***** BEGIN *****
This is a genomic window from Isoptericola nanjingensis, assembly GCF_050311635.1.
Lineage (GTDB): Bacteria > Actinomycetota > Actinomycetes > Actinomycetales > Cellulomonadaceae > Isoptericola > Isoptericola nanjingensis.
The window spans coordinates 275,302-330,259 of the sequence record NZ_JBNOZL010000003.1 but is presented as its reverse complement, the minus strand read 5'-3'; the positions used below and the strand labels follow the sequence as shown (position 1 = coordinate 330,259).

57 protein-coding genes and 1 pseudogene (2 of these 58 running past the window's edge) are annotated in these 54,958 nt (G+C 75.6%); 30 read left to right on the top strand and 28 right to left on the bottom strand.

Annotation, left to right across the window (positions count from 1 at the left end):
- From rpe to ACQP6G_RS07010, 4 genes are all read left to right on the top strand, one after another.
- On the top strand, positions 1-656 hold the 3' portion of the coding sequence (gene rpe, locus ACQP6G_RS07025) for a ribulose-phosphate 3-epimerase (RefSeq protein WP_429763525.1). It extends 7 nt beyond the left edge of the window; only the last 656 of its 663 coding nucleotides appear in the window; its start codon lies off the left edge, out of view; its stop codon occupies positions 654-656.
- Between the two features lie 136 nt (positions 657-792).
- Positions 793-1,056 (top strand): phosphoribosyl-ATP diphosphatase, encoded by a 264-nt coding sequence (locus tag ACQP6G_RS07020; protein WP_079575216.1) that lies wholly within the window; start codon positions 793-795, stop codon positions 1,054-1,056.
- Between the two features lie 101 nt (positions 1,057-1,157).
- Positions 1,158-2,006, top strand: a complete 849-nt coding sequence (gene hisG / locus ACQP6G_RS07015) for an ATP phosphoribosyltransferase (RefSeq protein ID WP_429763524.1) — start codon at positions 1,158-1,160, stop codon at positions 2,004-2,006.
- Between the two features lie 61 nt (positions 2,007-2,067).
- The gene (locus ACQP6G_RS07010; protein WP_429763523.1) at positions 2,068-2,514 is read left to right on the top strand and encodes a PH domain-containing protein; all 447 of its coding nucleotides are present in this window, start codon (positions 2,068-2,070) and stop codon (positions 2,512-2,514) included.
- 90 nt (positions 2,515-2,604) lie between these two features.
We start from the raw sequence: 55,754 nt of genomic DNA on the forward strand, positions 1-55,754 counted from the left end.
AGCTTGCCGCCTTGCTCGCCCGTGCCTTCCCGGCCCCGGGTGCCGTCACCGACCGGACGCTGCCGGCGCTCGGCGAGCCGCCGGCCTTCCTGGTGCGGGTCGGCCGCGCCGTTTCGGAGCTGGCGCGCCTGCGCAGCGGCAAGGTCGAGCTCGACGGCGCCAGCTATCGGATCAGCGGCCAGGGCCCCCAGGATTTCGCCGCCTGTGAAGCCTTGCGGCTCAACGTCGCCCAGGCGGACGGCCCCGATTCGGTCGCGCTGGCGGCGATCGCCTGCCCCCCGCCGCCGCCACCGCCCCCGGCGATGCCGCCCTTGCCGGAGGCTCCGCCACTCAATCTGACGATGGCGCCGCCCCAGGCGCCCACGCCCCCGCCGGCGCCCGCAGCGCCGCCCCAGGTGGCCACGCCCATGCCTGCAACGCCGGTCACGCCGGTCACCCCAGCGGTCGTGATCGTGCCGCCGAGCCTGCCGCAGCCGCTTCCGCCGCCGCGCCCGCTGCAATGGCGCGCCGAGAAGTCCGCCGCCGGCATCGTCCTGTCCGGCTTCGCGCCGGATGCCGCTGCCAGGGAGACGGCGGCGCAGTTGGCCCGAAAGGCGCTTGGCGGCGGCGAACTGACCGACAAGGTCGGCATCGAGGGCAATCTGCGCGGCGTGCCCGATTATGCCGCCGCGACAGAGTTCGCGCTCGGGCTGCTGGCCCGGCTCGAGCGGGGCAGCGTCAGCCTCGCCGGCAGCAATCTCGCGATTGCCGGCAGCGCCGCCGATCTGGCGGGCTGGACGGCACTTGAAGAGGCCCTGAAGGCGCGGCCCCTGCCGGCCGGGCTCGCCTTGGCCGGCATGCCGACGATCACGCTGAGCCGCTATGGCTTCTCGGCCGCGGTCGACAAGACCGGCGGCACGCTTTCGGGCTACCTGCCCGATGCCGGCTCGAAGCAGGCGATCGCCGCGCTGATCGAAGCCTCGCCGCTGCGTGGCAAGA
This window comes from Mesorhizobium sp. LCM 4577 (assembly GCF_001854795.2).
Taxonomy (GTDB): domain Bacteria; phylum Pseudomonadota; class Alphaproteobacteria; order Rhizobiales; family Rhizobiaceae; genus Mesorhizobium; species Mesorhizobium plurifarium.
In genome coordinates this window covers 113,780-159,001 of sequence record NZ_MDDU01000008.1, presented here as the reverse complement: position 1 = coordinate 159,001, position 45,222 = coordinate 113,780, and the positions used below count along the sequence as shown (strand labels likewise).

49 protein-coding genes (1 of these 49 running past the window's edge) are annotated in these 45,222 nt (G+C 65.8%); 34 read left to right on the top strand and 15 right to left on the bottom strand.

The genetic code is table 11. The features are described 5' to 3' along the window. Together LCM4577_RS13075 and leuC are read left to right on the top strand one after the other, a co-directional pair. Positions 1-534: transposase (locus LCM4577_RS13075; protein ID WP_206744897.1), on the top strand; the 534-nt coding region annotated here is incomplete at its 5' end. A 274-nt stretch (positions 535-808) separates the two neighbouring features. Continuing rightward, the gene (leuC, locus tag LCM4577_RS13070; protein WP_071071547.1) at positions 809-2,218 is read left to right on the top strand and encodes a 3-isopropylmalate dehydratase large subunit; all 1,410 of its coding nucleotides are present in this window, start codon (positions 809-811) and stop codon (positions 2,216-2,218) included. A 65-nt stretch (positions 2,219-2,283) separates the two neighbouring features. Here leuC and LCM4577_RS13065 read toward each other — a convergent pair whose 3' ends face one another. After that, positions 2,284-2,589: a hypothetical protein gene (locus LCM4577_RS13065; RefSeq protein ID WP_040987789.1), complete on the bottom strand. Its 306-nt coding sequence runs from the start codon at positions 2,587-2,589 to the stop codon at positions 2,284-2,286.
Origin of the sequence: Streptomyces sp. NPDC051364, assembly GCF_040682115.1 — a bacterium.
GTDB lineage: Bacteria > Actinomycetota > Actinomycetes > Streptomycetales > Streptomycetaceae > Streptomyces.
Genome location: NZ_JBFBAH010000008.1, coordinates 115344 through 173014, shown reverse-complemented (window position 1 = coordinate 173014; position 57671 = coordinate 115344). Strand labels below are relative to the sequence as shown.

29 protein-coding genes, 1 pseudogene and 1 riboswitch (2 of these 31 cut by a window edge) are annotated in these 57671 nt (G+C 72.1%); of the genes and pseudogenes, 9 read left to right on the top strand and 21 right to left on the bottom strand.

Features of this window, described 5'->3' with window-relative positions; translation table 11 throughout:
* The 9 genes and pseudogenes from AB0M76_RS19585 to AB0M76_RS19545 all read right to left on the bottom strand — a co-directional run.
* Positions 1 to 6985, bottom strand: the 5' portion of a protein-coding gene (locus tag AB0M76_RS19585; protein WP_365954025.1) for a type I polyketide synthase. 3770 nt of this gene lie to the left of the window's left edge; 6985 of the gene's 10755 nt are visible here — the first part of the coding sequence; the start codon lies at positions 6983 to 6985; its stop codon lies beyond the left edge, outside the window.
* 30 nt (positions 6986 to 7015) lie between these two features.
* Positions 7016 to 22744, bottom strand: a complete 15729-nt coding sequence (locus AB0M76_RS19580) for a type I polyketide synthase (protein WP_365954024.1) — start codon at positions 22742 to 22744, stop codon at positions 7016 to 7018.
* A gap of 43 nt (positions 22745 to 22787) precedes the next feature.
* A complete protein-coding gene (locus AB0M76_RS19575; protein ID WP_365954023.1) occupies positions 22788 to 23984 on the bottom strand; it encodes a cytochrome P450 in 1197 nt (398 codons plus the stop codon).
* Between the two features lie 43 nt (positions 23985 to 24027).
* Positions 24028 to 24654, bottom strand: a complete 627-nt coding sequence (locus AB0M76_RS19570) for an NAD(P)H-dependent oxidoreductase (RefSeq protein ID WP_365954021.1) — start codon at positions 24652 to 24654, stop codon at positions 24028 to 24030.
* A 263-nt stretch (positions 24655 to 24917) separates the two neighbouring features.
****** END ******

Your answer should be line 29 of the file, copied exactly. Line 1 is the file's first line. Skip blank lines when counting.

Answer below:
* 30 nt (positions 6986 to 7015) lie between these two features.